BFI and Bridge Initiative in partnership with The Standard invite you to a Pool Panel, on Tuesday, November 12th. Featuring artists with environmentally centered practices, this event will launch Waterproof - a series of site-specific artists’ projects developed in direct response to the environmental issues facing South Florida. Starting this Fall with key projects debuting during the Super Bowl in February 2020, and continuing through 2022, Bas Fisher Invitational (BFI) and Bridge Initiative will illuminate these issues, advocate for change, and present an opportunity for public action through innovative, temporary public art installations around Miami. Float poolside during an evening conversation around the role art will play in shaping discussion around the climate crisis facing South Florida, and join our growing coalition of artists, scientists, educators and citizens coming together to strategize solutions.
Waterproof is a collaborative endeavor between Bas Fisher Invitational, a 501(c)(3) non-profit known for presenting artists’ site-specific projects at unexpected locations throughout South Florida, and Bridge Initiative, an organization that supports art for environmental advocacy, telling powerful stories that move people from apathy to action.
Panelists include: Kate Fleming, Naomi Fisher, Colin Foord, Ayesha Singh, and Misael Soto
Naomi Fisher lives and works in New York and Miami. Since graduating summa cum laude with a BFA in Photography from the Maryland Institute College of Art, 1998 her medium has spanned painting, drawing, performance photography, video and site-specific installation, often in collaboration with dancers. Fisher frequently explores this culture clash in her work through the lens of feminist theory and strategies derived from surrealist art. Recently she has started accepting commissions for permanent large-scale public art projects. Since 2004, Fisher has directed BFI (Bas Fisher Invitational), an artist run space dedicated to creativity, experimentation, and discourse in contemporary art.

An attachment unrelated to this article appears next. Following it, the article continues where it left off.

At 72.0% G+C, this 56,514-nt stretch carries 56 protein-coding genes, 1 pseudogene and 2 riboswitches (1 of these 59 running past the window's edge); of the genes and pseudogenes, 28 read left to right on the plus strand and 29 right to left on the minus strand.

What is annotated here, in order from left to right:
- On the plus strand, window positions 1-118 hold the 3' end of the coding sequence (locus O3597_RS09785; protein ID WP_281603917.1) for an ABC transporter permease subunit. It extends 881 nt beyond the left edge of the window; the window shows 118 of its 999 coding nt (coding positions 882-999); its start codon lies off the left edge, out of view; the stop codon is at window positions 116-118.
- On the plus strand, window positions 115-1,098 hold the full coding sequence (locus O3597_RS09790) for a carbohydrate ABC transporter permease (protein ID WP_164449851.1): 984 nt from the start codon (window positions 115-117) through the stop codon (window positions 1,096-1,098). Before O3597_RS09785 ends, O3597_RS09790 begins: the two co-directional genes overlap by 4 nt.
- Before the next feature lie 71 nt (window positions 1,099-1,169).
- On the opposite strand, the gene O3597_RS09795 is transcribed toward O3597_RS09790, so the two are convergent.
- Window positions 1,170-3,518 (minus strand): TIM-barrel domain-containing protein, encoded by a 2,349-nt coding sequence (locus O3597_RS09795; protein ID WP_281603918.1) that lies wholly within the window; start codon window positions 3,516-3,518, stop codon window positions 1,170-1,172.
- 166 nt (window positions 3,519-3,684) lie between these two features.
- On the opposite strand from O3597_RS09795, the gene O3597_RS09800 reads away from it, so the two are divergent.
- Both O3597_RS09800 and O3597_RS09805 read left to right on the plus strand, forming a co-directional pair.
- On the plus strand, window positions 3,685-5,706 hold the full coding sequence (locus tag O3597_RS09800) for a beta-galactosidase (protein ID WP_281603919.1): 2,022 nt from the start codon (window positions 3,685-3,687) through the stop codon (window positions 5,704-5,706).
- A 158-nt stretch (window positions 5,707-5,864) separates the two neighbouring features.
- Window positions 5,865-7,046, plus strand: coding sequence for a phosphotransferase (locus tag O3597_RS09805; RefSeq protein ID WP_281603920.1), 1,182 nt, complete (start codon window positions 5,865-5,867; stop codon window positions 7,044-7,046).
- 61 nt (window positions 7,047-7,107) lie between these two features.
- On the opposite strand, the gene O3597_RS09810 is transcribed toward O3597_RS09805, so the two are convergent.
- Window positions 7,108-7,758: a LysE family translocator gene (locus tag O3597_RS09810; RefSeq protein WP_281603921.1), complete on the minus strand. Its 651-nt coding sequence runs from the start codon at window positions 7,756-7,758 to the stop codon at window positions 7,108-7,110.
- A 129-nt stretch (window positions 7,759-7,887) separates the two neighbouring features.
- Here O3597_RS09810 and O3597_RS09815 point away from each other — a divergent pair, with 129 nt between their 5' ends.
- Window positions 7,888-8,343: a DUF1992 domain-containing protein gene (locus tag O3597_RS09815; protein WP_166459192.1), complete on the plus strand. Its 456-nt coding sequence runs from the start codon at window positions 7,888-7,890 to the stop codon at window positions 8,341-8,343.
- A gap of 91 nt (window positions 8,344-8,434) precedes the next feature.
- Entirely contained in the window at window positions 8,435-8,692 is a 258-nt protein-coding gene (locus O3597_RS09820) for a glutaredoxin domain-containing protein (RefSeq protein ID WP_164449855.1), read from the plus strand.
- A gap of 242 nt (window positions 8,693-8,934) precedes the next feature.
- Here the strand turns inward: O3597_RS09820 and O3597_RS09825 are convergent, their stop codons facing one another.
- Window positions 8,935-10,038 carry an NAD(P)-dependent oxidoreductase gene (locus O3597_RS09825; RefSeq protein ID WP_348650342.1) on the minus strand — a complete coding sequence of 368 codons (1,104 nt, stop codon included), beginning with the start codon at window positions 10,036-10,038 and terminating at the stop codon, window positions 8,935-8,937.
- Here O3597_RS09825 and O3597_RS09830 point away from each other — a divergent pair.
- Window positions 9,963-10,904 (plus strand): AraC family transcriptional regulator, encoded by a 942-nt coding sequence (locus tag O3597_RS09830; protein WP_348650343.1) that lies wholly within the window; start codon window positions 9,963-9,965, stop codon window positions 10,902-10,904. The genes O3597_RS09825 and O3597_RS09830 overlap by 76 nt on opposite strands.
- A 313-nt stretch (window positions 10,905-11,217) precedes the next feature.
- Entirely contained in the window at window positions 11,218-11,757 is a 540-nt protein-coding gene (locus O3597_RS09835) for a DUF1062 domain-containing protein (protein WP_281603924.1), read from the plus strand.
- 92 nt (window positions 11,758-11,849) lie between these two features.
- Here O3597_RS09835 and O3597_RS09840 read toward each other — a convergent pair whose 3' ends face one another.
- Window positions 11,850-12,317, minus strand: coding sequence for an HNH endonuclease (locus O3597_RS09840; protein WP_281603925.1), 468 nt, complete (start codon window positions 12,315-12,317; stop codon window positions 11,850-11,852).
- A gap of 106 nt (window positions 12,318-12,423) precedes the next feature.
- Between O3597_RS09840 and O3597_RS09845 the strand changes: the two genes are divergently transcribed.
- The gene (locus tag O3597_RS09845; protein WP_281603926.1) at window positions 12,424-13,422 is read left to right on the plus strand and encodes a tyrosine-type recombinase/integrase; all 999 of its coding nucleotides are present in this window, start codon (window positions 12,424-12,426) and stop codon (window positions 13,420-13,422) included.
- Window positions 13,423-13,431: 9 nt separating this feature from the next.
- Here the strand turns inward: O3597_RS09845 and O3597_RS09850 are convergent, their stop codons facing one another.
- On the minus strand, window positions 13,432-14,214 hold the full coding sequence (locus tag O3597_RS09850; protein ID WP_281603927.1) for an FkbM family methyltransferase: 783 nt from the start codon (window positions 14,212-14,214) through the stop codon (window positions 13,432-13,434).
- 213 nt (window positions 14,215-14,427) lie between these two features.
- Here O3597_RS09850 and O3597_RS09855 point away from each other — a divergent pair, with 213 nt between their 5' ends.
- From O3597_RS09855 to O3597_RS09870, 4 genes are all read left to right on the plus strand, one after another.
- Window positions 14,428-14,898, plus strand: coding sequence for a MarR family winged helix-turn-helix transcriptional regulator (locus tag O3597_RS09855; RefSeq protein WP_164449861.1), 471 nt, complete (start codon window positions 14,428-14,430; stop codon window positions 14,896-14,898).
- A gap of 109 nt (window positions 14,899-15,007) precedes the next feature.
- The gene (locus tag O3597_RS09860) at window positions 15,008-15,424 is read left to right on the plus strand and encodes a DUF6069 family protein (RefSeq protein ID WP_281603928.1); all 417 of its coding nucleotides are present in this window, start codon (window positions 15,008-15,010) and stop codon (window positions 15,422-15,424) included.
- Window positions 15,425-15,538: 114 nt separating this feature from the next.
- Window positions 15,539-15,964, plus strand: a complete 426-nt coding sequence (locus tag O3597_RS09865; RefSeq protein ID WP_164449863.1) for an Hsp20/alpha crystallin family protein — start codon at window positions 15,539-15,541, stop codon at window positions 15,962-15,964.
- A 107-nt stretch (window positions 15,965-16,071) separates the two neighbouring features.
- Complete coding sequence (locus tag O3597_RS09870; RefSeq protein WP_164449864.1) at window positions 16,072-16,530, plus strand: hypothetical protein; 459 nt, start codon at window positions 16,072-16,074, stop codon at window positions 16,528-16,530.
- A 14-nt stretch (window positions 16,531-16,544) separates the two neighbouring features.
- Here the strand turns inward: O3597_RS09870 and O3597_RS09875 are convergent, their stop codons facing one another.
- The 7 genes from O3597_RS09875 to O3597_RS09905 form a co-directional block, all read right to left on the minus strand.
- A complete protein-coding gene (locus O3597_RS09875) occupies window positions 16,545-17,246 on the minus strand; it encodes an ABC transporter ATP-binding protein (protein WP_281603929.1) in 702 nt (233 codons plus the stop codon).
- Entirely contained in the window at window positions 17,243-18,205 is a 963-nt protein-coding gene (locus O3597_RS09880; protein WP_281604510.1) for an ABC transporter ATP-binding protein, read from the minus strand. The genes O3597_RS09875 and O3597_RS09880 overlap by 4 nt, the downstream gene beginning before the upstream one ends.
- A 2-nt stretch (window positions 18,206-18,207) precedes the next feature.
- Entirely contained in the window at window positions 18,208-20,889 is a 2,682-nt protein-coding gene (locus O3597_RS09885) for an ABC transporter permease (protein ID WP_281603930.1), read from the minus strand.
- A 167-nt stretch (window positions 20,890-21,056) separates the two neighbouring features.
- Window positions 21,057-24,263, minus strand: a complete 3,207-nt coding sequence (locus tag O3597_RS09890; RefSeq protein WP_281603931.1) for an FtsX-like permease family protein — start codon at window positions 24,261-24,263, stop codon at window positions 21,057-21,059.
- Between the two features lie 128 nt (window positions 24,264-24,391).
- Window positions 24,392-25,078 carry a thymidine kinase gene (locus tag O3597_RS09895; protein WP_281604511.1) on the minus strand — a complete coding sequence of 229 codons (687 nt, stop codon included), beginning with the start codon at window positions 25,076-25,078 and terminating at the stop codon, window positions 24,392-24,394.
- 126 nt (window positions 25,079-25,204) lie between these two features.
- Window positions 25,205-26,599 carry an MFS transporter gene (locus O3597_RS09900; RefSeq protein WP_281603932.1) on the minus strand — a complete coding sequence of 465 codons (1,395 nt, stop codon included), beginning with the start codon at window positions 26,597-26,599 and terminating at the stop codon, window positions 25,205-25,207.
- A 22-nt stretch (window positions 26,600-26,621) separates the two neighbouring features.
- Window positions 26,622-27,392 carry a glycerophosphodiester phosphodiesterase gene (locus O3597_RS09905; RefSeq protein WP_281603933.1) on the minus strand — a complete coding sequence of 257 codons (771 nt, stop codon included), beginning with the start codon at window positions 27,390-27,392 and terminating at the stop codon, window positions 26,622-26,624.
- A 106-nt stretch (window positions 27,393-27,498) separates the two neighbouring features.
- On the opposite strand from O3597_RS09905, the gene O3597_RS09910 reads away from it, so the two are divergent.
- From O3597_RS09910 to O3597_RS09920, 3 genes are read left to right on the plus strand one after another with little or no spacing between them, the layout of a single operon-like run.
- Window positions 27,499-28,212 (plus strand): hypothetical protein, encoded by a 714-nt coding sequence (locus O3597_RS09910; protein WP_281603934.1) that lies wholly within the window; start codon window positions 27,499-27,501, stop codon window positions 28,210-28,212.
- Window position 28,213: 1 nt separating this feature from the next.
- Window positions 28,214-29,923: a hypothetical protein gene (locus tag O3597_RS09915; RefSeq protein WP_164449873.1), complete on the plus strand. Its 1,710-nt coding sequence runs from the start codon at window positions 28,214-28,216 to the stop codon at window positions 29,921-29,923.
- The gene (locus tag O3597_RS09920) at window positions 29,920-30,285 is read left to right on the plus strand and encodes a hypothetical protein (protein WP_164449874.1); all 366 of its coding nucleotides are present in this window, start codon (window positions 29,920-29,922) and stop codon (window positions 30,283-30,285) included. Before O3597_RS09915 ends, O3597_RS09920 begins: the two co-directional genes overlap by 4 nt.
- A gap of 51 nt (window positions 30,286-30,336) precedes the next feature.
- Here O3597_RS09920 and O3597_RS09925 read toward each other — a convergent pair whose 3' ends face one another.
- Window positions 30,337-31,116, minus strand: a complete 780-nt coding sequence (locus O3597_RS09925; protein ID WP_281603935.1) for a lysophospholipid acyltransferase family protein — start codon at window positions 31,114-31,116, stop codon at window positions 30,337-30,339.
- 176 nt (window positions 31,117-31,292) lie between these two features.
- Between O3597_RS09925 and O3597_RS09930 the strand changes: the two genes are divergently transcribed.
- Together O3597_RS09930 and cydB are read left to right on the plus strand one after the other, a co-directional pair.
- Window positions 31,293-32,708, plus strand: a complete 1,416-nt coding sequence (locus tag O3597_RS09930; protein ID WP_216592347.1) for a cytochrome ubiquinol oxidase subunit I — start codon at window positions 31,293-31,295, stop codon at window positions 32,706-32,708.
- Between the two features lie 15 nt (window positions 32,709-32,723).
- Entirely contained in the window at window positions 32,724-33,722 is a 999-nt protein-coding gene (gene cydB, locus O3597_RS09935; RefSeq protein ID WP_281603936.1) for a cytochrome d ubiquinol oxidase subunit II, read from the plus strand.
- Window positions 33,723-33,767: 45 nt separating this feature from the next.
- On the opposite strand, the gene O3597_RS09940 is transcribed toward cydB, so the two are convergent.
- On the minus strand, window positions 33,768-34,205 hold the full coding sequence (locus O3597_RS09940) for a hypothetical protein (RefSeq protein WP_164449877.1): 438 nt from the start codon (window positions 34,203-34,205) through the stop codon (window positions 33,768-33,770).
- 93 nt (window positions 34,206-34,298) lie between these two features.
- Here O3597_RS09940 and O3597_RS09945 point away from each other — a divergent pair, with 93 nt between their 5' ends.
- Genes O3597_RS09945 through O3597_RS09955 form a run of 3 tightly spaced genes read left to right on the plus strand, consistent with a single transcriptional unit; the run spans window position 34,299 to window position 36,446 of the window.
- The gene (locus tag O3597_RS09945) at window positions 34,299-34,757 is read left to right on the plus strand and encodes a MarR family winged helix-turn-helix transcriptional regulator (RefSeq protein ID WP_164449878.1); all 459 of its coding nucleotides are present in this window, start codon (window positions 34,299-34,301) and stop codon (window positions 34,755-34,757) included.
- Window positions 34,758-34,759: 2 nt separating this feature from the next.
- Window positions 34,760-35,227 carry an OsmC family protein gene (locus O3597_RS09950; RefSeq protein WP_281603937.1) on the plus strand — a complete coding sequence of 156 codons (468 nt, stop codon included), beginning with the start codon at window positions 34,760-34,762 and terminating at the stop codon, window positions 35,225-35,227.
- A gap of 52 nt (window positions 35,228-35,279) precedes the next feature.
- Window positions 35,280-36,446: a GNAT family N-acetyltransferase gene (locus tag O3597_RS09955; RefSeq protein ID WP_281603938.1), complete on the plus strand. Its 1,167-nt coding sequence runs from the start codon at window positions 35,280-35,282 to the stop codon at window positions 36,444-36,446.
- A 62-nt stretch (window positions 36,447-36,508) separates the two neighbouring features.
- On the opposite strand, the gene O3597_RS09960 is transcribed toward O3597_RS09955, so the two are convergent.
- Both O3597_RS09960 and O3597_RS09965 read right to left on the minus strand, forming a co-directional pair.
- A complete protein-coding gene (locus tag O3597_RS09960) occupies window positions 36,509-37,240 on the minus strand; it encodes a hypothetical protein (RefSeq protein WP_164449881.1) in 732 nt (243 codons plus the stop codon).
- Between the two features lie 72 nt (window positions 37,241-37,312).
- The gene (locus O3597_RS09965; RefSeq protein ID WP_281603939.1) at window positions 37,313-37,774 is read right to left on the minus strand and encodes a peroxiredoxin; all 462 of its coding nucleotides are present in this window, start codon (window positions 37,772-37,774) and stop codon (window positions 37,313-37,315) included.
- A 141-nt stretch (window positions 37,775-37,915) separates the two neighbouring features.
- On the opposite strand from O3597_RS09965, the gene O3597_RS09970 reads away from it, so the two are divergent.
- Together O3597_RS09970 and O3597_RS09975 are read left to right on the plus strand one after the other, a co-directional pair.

Kate Fleming had worked in the fashion industry for 15 years before she conceived of Bridge after a pivotal trip to Antarctica in 2015 where she witnessed firsthand the effects of climate change. As a result, she has devised a way to leverage her roots in the worlds of fashion and art to promote her cause. Bridge’s first project was based in Alaska, and brought together large-format photographer David Benjamin Sherry and the Alaska Whale Foundation’s executive director, Dr. Andy Szabo for an eight-day expedition from Sitka to Petersburg where Sherry documented bold, sensual monochromatic landscapes across Alaska that are not safe from environmental changes, such as the LeConte Glacier. The images are currently rolling out as billboards across the United States, with the first one launched October in New York City.
Colin Foord comprises half of Coral Morphologic, an art-science duo formed by Foord and J.D. McKay in 2007 in Miami. Coral Morphologic’s artwork is informed by a scientific mission to document, aquaculture, and protect Miami’s (and the world’s) coral. They hypothesize that the coral pioneering onto the seawalls of Miami may hold the keys to understanding how reef organisms worldwide will adapt to human influence in the 21st century.
Misael Soto was born in Puerto Rico and received their MFA from the School of the Art Institute of Chicago (2018) and graduated Magna Cum Laude with a Bachelor's Degree in Art History from Florida Atlantic University (2008). Soto’s oftentimes public work interrogates and subverts contextually associated everyday objects and systemic roles, disrupting and manipulating space, systems, and frameworks. Time-based and ephemeral their work involves interventions made upon existing objects, performative activations, institutional mediations, and is, more often than not, a combination of these elements. Soto is currently the Art in Public Life Resident with the City of Miami Beach and Oolite Arts, and serves as the director to the Department of Reflection a parafictional post-governmental agency.
Ayesha Singh born New Delhi, India, completed her MFA in Sculpture at the School of the Art Institute of Chicago (2018) and BFA from the Slade School of Fine Art, London, UK (2013.) She has exhibited her work at the Yorkshire Sculpture Park, UK; Jaipur Sculpture Park, India; ACRE Projects, Chicago; and other space in New Delhi, Mumbai, Calcutta, Chicago, London, Curitiba (Brazil) and Chongqing (China.) Through an interdisciplinary practice that lays emphasis on movement and displacement; Singh questions social hierarchies, political agendas and subconscious value systems placed on ornamentation, design and material in architectural pastiches that construct our cities and homes. Once a building has been ideated, allotted, designed and constructed, what is the experience of the individual, the community and others affected?